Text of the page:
Towards a Definition of Representational Competence

  • Kristy L. DanielEmail author
  • Carrie Jo Bucklin
  • E. Austin Leone
  • Jenn Idema
Part of the Models and Modeling in Science Education book series (MMSE, volume 11)


Currently, there is not a consensus in science education regarding representational competence as a unified theoretical framework. There are multiple theories of representational competence in the literature that use differing perspectives on what competence means and entails. Furthermore, dependent largely on the discipline, language discrepancies cause a potential barrier for merging ideas and pushing forward in this area. In science, representations are used to display data, organize complex information, and promote a shared understanding of scientific phenomena. As such, for the purposes of this text, we define representational competence as a way of describing how a person uses a variety of perceptions of reality to make sense of and communicate understandings. While a single unified theory may not be a realistic goal, strides need to be taken towards working as a unified research community to better investigate and interpret representational competence. Thus, this chapter will define aspects of representational competence, modes of representations, and the role of a representational competence theoretical framework in science education research and practice.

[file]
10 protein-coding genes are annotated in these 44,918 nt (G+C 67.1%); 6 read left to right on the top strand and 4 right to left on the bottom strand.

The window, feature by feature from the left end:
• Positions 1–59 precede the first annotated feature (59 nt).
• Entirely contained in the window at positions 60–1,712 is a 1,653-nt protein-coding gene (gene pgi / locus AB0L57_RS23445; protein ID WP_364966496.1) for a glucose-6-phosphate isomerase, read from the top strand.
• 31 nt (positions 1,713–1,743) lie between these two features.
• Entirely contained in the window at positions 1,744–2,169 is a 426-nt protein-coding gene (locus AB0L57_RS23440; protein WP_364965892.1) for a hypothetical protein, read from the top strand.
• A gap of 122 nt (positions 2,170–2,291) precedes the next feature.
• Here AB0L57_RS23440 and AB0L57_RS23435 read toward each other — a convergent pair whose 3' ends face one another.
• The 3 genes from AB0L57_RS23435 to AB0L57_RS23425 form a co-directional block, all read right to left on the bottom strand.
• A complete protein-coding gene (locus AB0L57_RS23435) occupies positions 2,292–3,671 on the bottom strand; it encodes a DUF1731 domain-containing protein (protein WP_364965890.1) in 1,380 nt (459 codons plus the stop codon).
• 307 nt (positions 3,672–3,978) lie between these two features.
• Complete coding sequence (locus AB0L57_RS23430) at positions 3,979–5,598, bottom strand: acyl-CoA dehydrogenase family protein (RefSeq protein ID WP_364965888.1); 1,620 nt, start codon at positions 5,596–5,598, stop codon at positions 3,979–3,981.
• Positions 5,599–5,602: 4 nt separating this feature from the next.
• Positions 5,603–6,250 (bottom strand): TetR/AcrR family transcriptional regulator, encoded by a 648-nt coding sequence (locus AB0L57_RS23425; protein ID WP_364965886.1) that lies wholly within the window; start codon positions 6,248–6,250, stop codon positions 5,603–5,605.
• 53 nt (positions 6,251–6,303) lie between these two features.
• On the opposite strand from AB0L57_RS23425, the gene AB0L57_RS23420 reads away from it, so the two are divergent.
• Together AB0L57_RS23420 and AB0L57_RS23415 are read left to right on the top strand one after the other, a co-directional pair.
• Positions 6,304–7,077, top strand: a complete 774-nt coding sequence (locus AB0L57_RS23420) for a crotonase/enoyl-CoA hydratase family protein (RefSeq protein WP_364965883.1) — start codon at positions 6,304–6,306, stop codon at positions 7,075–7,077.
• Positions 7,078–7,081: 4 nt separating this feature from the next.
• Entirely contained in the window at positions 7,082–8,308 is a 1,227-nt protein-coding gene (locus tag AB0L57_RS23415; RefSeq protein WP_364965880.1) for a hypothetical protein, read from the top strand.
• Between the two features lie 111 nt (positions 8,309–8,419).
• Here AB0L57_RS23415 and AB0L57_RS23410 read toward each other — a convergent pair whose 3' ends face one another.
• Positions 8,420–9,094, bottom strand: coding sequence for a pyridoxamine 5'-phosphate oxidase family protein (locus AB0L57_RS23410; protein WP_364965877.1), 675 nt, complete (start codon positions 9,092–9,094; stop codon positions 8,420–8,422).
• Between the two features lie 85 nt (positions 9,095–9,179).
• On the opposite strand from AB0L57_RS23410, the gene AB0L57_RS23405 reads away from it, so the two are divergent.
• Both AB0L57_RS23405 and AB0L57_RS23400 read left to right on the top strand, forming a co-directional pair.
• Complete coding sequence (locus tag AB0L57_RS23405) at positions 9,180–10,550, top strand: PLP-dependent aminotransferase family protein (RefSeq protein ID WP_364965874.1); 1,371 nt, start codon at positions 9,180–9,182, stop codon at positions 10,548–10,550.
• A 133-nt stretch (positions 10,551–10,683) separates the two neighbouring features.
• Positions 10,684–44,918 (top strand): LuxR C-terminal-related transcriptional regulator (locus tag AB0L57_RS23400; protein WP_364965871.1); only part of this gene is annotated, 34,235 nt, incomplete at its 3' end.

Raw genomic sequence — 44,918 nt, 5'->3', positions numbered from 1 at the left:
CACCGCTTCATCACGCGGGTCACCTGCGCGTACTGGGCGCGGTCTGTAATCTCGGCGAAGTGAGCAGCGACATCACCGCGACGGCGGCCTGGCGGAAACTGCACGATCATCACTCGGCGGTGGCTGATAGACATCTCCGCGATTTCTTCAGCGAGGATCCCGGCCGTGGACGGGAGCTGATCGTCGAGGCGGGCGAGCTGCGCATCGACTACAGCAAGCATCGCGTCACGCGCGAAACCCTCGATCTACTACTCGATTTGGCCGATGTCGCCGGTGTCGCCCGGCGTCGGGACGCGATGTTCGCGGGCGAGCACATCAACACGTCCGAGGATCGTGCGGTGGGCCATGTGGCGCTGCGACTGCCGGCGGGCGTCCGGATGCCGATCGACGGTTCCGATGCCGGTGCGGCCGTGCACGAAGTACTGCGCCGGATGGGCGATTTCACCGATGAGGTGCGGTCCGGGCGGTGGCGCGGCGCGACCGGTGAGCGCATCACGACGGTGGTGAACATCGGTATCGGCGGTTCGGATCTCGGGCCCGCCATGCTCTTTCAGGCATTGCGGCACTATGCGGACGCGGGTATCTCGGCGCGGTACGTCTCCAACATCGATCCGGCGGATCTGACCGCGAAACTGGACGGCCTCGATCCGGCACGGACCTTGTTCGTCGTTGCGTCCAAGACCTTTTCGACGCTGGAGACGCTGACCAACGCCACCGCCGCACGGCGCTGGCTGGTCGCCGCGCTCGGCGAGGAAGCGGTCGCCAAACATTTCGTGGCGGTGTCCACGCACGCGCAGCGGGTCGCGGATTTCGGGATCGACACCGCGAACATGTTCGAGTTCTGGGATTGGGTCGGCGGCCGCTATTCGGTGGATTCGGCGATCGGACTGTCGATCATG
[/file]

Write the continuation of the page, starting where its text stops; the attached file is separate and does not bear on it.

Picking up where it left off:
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Copyright information

© Springer International Publishing AG, part of Springer Nature 2018

Authors and Affiliations

  • Kristy L. Daniel
    • 1
    Email author
  • Carrie Jo Bucklin
    • 2
  • E. Austin Leone
    • 3
  • Jenn Idema
    • 1
  1. 1.Texas State UniversitySan MarcosUSA
  2. 2.Southern Utah UniversityCedar CityUSA
  3. 3.Oklahoma State UniversityStillwaterUSA

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